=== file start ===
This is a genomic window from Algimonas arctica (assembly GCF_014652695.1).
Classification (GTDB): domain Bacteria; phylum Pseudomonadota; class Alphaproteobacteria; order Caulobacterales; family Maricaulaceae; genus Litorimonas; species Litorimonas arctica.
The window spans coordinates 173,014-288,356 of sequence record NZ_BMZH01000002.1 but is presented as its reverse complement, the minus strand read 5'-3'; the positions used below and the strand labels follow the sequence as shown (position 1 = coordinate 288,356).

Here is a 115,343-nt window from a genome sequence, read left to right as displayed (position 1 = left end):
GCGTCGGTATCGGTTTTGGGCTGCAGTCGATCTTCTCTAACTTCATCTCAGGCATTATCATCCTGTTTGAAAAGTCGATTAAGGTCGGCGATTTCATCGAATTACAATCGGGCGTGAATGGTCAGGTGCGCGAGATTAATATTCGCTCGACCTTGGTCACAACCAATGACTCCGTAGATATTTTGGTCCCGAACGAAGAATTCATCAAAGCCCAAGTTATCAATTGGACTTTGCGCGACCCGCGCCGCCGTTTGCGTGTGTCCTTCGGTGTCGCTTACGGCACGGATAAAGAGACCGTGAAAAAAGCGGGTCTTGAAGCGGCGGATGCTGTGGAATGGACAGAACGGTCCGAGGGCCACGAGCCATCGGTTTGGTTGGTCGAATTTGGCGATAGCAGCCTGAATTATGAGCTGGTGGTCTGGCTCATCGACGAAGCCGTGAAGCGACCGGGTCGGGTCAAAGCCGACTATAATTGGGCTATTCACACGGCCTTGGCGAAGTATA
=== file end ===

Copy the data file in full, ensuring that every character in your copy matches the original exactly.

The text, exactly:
This is a genomic window from Algimonas arctica (assembly GCF_014652695.1).
Classification (GTDB): domain Bacteria; phylum Pseudomonadota; class Alphaproteobacteria; order Caulobacterales; family Maricaulaceae; genus Litorimonas; species Litorimonas arctica.
The window spans coordinates 173,014-288,356 of sequence record NZ_BMZH01000002.1 but is presented as its reverse complement, the minus strand read 5'-3'; the positions used below and the strand labels follow the sequence as shown (position 1 = coordinate 288,356).

Here is a 115,343-nt window from a genome sequence, read left to right as displayed (position 1 = left end):
GCGTCGGTATCGGTTTTGGGCTGCAGTCGATCTTCTCTAACTTCATCTCAGGCATTATCATCCTGTTTGAAAAGTCGATTAAGGTCGGCGATTTCATCGAATTACAATCGGGCGTGAATGGTCAGGTGCGCGAGATTAATATTCGCTCGACCTTGGTCACAACCAATGACTCCGTAGATATTTTGGTCCCGAACGAAGAATTCATCAAAGCCCAAGTTATCAATTGGACTTTGCGCGACCCGCGCCGCCGTTTGCGTGTGTCCTTCGGTGTCGCTTACGGCACGGATAAAGAGACCGTGAAAAAAGCGGGTCTTGAAGCGGCGGATGCTGTGGAATGGACAGAACGGTCCGAGGGCCACGAGCCATCGGTTTGGTTGGTCGAATTTGGCGATAGCAGCCTGAATTATGAGCTGGTGGTCTGGCTCATCGACGAAGCCGTGAAGCGACCGGGTCGGGTCAAAGCCGACTATAATTGGGCTATTCACACGGCCTTGGCGAAGTATA